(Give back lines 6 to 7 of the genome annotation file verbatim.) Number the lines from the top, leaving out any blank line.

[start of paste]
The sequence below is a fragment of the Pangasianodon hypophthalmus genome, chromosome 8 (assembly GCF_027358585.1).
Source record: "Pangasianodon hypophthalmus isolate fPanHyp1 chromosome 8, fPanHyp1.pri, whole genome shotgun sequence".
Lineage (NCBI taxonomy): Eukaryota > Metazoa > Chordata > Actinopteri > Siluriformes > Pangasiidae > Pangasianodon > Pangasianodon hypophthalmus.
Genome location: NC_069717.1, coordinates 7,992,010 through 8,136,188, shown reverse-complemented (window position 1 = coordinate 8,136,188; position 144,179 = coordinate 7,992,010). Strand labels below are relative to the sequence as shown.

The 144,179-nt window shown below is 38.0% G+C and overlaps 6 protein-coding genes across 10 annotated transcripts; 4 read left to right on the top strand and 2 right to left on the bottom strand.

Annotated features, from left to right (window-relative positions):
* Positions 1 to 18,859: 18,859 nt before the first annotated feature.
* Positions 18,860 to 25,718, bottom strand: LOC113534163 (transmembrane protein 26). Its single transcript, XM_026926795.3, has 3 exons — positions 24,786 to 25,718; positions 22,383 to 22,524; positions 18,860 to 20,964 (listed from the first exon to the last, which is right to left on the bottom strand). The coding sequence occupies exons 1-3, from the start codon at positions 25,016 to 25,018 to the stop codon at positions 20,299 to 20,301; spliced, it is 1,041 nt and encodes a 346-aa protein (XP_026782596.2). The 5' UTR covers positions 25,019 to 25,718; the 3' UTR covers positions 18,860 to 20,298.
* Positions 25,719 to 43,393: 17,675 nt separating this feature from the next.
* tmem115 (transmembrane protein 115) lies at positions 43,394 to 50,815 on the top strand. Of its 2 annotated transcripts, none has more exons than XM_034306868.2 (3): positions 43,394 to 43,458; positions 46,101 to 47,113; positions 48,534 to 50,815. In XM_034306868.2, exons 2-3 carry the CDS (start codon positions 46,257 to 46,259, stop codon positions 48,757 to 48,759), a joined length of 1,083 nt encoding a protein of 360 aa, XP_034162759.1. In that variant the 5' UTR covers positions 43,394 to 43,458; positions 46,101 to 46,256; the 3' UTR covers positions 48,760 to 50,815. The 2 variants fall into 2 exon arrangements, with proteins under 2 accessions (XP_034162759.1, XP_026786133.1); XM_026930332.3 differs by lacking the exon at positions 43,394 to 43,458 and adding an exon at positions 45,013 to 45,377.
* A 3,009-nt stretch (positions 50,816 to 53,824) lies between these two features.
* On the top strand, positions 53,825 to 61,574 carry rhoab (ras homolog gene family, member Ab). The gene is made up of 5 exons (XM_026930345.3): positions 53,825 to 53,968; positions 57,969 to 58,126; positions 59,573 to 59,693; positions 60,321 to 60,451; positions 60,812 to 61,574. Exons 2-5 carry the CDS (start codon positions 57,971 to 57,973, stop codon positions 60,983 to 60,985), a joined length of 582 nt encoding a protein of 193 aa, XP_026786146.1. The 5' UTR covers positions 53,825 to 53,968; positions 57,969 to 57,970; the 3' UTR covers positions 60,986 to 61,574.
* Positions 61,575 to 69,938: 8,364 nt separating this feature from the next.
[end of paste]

Annotated features, from left to right (window-relative positions):
* Positions 1 to 18,859: 18,859 nt before the first annotated feature.